Overutilization, Overutilized

By Deborah Levine and Jessica Mulligan
Journal of Health Politics, Policy and Law, April 2015

Abstract

Overutilization is commonly blamed for escalating costs, compromising quality, and limiting access to the US health care system. Recent estimates suggest that nearly one-third of health care spending in the United States is a result of unnecessary care. Despite the surge of exposés that purport to uncover this “new” problem, narratives about overutilization have been circulating in health policy debates since the beginnings of the health insurance industry. This article traces how the term overutilization has spread in popularity from a relatively small community of mid-twentieth-century insurance experts to economists, physicians, epidemiologists, and eventually the news media of the early twenty-first century. A quick glimpse at the history of the term reveals that there has been constant disagreement and debate over the meaning and impact of overutilization. Moreover, the term has been put to very different uses, from keeping socialism at bay to preserving the fiscal integrity of Medicare to protecting the health of patients. The overutilization narrative, seductive in its promise of cutting costs without sacrificing access to quality care, too often drowns out other difficult conversations about social welfare, health equity, prices, and universal coverage.

Conclusion: Overutilization Has Overreached

For sixty years, overutilization has been a key term in health policy debates. The term emerged in literature about the potential demise of voluntary insurance and then spread to new domains: first with inpatient hospital stays and then eventually with almost every other form of care. The audience for this narrative expanded as well: from industry insiders to economists, physicians, public health researchers, the media, and finally, patients.

Utilization review and other techniques for curbing overutilization like requiring prior authorization, capitated payments, and increasing patient cost sharing have now been employed by insurers and providers for decades. Yet the overall impact on health care costs appears negligible; costs continue to rise. Moreover, some analysts point out that the United States may be underutilizing a host of important services relative to other countries, especially primary care.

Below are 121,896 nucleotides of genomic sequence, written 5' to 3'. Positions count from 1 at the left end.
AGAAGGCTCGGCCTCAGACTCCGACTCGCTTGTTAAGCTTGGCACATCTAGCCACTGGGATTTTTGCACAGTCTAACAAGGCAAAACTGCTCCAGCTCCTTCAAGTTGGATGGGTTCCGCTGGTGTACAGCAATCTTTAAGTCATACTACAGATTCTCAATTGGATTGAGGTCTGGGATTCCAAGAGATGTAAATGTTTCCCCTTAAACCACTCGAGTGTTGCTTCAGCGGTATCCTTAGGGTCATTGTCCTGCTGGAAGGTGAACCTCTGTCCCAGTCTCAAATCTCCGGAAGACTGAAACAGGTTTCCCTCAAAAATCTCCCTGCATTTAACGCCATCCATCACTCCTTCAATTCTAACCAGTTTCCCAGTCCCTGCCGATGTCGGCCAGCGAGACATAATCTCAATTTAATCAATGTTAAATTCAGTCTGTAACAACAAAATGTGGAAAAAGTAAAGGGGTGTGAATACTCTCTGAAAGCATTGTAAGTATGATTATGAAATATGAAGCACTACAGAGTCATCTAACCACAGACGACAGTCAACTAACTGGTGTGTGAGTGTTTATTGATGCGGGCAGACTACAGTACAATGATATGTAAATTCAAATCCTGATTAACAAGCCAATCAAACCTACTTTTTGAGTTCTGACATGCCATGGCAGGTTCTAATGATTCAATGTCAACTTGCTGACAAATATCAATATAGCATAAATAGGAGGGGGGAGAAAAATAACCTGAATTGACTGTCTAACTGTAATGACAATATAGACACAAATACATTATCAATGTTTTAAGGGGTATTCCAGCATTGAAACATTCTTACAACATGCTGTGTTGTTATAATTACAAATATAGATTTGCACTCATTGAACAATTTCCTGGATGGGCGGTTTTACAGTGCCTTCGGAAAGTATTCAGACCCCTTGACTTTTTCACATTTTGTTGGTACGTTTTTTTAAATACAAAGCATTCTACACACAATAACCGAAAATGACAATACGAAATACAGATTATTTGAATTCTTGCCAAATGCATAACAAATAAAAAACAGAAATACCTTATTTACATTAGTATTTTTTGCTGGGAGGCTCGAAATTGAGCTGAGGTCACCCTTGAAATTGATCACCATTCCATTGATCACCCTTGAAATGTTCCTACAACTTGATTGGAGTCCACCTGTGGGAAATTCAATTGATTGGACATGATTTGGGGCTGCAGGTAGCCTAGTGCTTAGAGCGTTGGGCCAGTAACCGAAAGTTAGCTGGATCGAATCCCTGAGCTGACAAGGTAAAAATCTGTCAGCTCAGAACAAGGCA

Overutilization of certain services probably is one of the many problems in our health care system. But there are grave consequences to considering overutilization the central problem. For one, the increased patient cost sharing that is supposed to rein in overutilization has contributed to a situation in which 31.7 million people with insurance are considered underinsured because they dedicate such a high proportion of their household income to medical bills. And as to the sizable uninsured population, the prospect of expanding coverage has too often been cast as a menace to the system rather than a laudable and socially responsible achievement.

There is a need for a more critical conversation about who wins and loses thanks to the present system setup. Some work is already happening in this regard, but it has yet to reach the wide popular audiences and become “common sense” in the way that overuse has. Academic researchers have called attention to how much we pay for services and pointed out that our high prices are largely to blame for runaway health care costs. Others have argued that risk-pooling techniques need to be resocialized by turning away from the highly segmented, experience-rated pools that currently dominate insurance marketplaces. But it is too difficult for these counternarratives to be heard above the seductive din about overutilization and the attendant need for individual consumer restraint that continues to dominate discussions of health care costs in the United States.